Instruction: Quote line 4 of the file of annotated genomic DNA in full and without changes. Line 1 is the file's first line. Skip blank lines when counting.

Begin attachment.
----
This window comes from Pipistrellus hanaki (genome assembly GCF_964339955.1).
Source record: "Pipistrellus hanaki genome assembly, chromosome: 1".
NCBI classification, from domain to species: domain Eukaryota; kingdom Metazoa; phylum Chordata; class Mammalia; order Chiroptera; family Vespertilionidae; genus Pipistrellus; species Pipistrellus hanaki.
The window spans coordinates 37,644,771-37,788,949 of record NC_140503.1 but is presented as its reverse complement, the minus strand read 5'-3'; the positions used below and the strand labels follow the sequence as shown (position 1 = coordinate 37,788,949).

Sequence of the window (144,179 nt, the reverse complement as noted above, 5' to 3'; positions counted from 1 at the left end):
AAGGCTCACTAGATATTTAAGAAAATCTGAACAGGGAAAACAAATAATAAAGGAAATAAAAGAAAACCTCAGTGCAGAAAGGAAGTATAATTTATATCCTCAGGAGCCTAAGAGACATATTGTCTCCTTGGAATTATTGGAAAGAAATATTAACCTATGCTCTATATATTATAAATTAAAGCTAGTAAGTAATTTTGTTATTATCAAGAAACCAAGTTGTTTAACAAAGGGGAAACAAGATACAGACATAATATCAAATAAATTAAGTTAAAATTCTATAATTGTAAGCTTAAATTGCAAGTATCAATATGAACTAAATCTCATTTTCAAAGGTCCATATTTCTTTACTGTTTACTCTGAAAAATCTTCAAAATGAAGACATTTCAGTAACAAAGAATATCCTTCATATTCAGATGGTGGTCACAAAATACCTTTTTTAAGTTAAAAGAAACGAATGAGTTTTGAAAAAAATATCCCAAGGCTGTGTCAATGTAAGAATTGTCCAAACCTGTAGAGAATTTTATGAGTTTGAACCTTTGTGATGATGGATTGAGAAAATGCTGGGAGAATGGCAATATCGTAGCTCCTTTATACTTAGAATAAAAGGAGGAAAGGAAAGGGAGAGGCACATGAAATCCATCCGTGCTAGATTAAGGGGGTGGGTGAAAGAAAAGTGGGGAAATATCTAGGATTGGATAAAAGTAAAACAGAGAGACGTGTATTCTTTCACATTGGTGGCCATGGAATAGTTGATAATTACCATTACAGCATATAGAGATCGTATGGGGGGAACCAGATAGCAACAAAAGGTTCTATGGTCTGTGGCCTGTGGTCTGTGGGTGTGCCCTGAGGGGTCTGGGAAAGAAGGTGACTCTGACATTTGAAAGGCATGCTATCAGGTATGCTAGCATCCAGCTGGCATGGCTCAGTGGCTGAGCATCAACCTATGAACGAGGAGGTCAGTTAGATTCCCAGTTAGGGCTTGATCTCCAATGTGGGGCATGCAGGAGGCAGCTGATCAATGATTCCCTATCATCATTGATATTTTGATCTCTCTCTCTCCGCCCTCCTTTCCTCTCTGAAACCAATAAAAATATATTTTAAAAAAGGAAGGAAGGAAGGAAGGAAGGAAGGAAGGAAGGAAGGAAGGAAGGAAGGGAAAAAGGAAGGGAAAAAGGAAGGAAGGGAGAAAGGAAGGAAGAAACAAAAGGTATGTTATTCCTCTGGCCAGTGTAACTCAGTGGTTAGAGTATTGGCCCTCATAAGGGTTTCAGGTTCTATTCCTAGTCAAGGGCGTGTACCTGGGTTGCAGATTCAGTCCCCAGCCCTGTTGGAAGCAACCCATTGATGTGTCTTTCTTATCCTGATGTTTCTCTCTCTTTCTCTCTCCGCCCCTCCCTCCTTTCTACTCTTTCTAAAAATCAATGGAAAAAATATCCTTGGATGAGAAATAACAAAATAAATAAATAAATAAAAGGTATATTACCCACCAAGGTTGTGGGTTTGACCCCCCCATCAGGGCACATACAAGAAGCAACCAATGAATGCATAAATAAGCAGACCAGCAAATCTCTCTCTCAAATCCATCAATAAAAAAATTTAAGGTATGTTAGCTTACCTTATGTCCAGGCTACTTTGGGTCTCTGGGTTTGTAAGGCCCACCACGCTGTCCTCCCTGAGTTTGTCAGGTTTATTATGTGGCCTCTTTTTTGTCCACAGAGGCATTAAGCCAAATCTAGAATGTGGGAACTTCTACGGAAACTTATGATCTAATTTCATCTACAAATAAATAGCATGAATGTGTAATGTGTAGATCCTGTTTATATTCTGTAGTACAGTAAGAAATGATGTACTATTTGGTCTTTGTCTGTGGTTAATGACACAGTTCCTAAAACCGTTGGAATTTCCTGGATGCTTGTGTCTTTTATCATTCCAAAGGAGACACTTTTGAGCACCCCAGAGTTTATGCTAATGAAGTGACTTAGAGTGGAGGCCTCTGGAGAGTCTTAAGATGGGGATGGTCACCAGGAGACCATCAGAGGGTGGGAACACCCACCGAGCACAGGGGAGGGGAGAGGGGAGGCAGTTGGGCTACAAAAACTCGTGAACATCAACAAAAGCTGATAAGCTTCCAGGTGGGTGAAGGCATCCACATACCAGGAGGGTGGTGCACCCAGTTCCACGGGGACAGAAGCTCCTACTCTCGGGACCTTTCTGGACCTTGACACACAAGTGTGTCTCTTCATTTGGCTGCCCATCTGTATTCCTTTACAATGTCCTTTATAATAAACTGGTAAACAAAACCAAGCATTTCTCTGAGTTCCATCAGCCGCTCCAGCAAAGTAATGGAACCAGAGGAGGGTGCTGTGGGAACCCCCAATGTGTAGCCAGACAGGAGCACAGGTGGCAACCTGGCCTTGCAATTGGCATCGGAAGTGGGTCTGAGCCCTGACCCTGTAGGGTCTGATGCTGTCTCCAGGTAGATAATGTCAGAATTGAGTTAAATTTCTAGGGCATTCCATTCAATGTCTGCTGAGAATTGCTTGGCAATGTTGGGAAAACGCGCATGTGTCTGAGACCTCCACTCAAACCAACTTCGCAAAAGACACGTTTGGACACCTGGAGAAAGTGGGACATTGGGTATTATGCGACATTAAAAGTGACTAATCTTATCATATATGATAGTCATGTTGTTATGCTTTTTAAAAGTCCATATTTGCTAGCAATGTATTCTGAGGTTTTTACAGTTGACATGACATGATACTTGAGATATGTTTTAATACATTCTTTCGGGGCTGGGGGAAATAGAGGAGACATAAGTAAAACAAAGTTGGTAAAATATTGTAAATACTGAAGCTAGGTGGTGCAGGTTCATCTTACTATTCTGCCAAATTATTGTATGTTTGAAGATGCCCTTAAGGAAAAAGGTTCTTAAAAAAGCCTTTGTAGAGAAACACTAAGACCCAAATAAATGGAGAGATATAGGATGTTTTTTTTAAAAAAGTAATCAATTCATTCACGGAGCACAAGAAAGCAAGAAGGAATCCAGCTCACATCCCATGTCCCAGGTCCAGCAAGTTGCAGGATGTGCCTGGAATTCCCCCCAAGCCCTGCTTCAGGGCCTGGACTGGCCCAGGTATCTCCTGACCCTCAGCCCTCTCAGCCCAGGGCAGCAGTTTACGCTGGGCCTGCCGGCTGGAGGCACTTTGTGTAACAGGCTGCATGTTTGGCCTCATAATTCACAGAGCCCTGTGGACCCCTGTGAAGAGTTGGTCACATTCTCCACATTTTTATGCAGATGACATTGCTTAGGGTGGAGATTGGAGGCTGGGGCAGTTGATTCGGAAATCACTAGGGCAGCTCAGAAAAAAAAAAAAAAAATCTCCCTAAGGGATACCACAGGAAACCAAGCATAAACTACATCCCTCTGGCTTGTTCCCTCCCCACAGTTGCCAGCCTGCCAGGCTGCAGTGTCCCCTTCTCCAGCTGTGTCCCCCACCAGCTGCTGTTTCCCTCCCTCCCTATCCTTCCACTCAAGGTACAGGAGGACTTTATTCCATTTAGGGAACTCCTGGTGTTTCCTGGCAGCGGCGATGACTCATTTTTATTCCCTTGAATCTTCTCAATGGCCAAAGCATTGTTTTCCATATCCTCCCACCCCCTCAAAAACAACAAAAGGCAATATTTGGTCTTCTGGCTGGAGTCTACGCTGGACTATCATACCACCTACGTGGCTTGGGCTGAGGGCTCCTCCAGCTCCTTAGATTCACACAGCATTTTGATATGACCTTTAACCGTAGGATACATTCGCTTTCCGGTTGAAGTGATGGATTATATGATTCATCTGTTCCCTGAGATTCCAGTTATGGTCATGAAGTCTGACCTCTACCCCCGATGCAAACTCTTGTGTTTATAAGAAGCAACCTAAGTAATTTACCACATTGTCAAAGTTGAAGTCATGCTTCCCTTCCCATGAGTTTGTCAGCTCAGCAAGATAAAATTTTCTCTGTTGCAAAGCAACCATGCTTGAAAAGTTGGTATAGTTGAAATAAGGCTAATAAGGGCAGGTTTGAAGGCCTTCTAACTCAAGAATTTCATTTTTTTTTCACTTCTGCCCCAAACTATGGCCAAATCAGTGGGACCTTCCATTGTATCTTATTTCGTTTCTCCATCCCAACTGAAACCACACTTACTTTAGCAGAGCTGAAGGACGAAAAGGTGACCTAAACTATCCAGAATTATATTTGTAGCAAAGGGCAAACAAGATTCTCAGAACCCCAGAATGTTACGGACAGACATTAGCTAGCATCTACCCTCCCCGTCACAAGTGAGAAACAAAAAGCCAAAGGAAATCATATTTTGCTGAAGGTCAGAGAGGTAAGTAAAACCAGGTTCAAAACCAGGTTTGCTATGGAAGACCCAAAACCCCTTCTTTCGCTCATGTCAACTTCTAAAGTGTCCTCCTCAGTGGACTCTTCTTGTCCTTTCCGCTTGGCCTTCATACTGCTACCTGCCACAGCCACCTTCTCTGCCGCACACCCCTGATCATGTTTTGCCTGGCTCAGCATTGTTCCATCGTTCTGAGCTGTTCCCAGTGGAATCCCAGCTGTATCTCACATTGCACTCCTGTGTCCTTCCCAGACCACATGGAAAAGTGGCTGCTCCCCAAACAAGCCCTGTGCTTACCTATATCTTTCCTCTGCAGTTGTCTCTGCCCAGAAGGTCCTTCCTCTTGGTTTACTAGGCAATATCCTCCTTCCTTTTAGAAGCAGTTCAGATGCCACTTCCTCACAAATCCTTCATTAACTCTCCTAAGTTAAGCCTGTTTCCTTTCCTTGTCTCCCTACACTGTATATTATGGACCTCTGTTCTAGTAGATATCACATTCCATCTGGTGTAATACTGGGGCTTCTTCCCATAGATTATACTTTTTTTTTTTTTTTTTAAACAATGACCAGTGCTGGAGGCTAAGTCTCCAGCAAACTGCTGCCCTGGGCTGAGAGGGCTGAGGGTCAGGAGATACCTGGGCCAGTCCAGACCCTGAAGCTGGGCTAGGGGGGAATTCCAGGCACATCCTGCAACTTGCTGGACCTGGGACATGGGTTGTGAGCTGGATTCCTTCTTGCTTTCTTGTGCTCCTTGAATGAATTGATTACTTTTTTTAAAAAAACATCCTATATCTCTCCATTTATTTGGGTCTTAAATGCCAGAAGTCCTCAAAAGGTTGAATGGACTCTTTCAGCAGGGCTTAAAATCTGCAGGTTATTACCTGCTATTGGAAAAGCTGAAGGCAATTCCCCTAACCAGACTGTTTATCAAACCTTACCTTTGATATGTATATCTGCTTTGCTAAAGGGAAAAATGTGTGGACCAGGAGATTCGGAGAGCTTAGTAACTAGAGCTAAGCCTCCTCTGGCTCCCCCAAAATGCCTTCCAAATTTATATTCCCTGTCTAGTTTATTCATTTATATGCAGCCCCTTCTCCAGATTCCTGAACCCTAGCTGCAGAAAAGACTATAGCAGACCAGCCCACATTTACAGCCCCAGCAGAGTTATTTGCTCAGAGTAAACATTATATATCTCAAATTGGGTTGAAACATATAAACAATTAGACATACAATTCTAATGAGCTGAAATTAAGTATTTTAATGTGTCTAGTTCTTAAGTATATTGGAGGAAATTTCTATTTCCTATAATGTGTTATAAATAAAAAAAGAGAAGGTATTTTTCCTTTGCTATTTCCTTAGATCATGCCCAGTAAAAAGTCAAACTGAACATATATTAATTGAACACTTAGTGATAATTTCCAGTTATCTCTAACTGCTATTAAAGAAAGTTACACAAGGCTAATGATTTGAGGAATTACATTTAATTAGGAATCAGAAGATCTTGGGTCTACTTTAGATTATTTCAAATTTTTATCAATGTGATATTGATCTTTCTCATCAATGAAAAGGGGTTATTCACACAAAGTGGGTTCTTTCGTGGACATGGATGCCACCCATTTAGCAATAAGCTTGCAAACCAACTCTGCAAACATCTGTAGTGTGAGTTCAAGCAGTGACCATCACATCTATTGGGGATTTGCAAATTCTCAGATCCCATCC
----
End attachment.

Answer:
The window spans coordinates 37,644,771-37,788,949 of record NC_140503.1 but is presented as its reverse complement, the minus strand read 5'-3'; the positions used below and the strand labels follow the sequence as shown (position 1 = coordinate 37,788,949).